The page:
SKIDMORE, Mo. — At its regular meeting last week, the Skidmore Board of Aldermen set into motion clearing the alley beside City Hall.
The board discussed and approved clearing items from the alley beside City Hall between State Highway 113 and South Orchard Street.
“Get ‘R done,” said Alderman Tim Slagle.
According to court documents, a motion hearing was held Oct. 7, in Rick Stanton’s case against the city of Skidmore. Judge Corey Keith Herron denied Stanton’s request for continuance and took up the city of Skidmore’s motion for civil contempt, which seeks only to direct Stanton to comply with city ordinances that the court found him to be in violation of on Aug. 8.
“He’s gone to court and been told he’s in violation,” said Skidmore Mayor Tracy Shewey.
City Clerk Meagan Morrow intended to call regional junk haulers to ask for pricing and a location to store the items removed.
The city will be required to store the items until such a time as Stanton can pay for the cost of removal and to haul it to another location.
“What do we do if he puts more out there?” asked Alderman Jeanise Schwebach.
The board agreed it will work to keep the alley clear, which will only increase the cost for Stanton to reacquire his property.
Stanton has several properties throughout the town many of which are filled with items he has told The Forum previously are part of his business. On the corner of State Highway 113 and Elm Street, he has stacked numerous large green spools and wooden pallets.
Tying in with the case, city leaders also approved the purchase and installation of a security system for City Hall.
“We need cameras,” said Alderman Sandy Wright. “One outside and one inside for the safety of the clerk.”
Morrow was asked to do some pricing and request bids from Andy Woods and Midwest Data Services.
The Board of Aldermen approved an increase to the city sewer rate and an updated animal ordinance.
The minimum charge for water will be $24, up from $18, for the first 1,500 gallons. The user will be charged 50 cents for each additional 1,000 gallons thereafter. Rates for users outside the city will continue to be the same as those within the city.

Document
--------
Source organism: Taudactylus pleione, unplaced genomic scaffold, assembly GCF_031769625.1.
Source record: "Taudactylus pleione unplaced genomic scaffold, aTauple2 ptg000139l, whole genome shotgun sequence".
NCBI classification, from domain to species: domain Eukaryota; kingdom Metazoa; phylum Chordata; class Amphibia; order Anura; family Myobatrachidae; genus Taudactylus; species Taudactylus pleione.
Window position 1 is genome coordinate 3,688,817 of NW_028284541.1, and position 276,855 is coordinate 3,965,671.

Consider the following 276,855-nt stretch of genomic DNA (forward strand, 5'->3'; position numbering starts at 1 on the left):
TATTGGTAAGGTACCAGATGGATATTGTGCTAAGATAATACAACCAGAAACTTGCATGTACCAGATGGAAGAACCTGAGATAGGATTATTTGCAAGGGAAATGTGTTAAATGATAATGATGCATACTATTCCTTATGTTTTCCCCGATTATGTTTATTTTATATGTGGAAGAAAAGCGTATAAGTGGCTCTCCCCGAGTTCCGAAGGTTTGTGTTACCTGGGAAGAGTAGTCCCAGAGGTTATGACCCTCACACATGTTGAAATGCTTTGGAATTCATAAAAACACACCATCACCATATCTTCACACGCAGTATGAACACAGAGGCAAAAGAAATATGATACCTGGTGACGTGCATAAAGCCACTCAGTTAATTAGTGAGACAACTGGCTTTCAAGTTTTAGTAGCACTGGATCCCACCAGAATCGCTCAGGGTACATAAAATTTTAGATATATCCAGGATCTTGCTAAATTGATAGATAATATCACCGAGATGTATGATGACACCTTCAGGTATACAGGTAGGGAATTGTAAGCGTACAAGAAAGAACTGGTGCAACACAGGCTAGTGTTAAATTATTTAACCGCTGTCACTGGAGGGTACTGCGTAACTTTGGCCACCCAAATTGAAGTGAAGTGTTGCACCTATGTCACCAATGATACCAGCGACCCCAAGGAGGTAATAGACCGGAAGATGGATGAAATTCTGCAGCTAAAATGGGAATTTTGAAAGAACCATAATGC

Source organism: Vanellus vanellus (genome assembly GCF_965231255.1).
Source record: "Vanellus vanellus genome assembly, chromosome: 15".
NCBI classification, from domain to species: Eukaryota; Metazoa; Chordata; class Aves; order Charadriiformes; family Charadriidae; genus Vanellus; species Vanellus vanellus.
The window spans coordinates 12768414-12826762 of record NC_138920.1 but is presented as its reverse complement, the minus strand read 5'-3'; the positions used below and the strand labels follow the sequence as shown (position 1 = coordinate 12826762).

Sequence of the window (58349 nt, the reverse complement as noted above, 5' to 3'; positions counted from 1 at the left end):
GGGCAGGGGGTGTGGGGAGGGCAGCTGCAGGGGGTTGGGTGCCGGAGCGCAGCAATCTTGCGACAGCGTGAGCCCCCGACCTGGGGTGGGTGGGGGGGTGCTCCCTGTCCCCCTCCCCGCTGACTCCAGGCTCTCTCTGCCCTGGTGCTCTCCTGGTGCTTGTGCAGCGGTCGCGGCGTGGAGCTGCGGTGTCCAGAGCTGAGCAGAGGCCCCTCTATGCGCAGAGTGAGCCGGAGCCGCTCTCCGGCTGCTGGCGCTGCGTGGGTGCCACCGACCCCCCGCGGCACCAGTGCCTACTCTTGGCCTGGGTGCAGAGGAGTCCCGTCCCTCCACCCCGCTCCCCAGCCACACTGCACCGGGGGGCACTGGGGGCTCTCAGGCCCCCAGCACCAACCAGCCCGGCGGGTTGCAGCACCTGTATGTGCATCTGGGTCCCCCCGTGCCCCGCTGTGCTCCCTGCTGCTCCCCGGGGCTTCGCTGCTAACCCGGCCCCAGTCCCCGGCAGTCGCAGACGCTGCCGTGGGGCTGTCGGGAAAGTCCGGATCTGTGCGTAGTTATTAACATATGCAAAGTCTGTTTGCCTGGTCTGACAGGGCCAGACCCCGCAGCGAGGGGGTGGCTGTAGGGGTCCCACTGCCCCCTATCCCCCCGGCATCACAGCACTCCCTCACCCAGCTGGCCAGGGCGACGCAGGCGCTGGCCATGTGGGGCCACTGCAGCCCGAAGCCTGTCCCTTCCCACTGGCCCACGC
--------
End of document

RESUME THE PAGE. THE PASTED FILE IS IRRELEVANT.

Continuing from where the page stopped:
The increase in rate is required in order to receive funding for the sewer treatment plant upgrade required by the Missouri Department of Natural Resources.
The animal ordinance updates included mainly wording, however, no resident may keep, harbor, maintain or have in their possession more than six dogs or cats of either sex over the age of 6 months. With regard to barking or vicious dogs, the board approved that any written valid complaints will result in a first offense fine of $25. For a second offense the charge is $100 and the dog is to be removed from city limits.
If any dog bites, the dog is to be immediately removed from the city.
- Mayor Tracy Shewey told board members that Midland Surveying survey the Depot Museum property in the next couple of weeks.
- Morrow said the city has all street signs at Newton Hall except for three, but all need to be installed. City employee Marvin Sumy said he would work to get them installed.
- The board approved a bid of $239.25, for guttering Newton Hall from Andy Woods.
- Board members discussed Jamie Price’s bid of $13,500 for the ceiling and roof work needed at Newton Hall, but decided to seek other bids. Shewey said the bids could be for all of the work or part of the work. Both sides of the ceiling inside the building needs replaced and one side of the roof. The city requests that bids be in by Wednesday, Nov. 13.
- The board approved contacting Clinton L Allen to move a large and old headstone away from a tree at the Masonic Cemetery. The cost was estimated to be about $450.